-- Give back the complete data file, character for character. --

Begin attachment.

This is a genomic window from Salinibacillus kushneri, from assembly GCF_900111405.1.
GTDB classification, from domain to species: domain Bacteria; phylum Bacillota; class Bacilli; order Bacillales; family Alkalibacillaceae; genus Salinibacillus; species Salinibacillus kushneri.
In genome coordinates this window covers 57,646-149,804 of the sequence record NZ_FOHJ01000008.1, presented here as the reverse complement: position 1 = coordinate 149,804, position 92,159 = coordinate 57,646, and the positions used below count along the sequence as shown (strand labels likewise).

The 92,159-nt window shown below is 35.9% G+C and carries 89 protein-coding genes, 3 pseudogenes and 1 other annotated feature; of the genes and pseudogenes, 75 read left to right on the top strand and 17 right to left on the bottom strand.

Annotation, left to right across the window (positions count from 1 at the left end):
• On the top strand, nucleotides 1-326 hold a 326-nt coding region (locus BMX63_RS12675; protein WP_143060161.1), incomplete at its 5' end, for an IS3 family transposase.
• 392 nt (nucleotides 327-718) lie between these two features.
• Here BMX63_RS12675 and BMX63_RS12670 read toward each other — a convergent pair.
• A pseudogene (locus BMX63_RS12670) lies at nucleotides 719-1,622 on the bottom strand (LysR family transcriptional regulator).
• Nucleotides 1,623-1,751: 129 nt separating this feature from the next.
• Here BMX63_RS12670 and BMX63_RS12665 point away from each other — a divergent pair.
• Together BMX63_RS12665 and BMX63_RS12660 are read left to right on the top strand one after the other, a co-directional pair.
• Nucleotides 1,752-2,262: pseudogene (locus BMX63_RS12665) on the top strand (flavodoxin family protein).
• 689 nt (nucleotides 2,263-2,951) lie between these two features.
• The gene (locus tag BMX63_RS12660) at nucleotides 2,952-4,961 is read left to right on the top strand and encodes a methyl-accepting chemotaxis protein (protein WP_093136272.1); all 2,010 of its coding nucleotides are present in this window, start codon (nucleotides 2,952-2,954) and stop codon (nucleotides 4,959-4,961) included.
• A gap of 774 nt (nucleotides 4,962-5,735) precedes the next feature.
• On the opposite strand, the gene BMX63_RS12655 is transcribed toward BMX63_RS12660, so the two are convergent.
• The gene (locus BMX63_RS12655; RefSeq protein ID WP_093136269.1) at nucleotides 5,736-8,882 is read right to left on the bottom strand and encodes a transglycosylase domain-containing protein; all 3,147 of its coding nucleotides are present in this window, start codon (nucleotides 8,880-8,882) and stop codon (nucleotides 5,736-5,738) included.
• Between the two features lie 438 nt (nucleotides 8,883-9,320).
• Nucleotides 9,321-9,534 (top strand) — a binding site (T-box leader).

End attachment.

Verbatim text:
This is a genomic window from Salinibacillus kushneri, from assembly GCF_900111405.1.
GTDB classification, from domain to species: domain Bacteria; phylum Bacillota; class Bacilli; order Bacillales; family Alkalibacillaceae; genus Salinibacillus; species Salinibacillus kushneri.
In genome coordinates this window covers 57,646-149,804 of the sequence record NZ_FOHJ01000008.1, presented here as the reverse complement: position 1 = coordinate 149,804, position 92,159 = coordinate 57,646, and the positions used below count along the sequence as shown (strand labels likewise).

The 92,159-nt window shown below is 35.9% G+C and carries 89 protein-coding genes, 3 pseudogenes and 1 other annotated feature; of the genes and pseudogenes, 75 read left to right on the top strand and 17 right to left on the bottom strand.

Annotation, left to right across the window (positions count from 1 at the left end):
• On the top strand, nucleotides 1-326 hold a 326-nt coding region (locus BMX63_RS12675; protein WP_143060161.1), incomplete at its 5' end, for an IS3 family transposase.
• 392 nt (nucleotides 327-718) lie between these two features.
• Here BMX63_RS12675 and BMX63_RS12670 read toward each other — a convergent pair.
• A pseudogene (locus BMX63_RS12670) lies at nucleotides 719-1,622 on the bottom strand (LysR family transcriptional regulator).
• Nucleotides 1,623-1,751: 129 nt separating this feature from the next.
• Here BMX63_RS12670 and BMX63_RS12665 point away from each other — a divergent pair.
• Together BMX63_RS12665 and BMX63_RS12660 are read left to right on the top strand one after the other, a co-directional pair.
• Nucleotides 1,752-2,262: pseudogene (locus BMX63_RS12665) on the top strand (flavodoxin family protein).
• 689 nt (nucleotides 2,263-2,951) lie between these two features.
• The gene (locus tag BMX63_RS12660) at nucleotides 2,952-4,961 is read left to right on the top strand and encodes a methyl-accepting chemotaxis protein (protein WP_093136272.1); all 2,010 of its coding nucleotides are present in this window, start codon (nucleotides 2,952-2,954) and stop codon (nucleotides 4,959-4,961) included.
• A gap of 774 nt (nucleotides 4,962-5,735) precedes the next feature.
• On the opposite strand, the gene BMX63_RS12655 is transcribed toward BMX63_RS12660, so the two are convergent.
• The gene (locus BMX63_RS12655; RefSeq protein ID WP_093136269.1) at nucleotides 5,736-8,882 is read right to left on the bottom strand and encodes a transglycosylase domain-containing protein; all 3,147 of its coding nucleotides are present in this window, start codon (nucleotides 8,880-8,882) and stop codon (nucleotides 5,736-5,738) included.
• Between the two features lie 438 nt (nucleotides 8,883-9,320).
• Nucleotides 9,321-9,534 (top strand) — a binding site (T-box leader).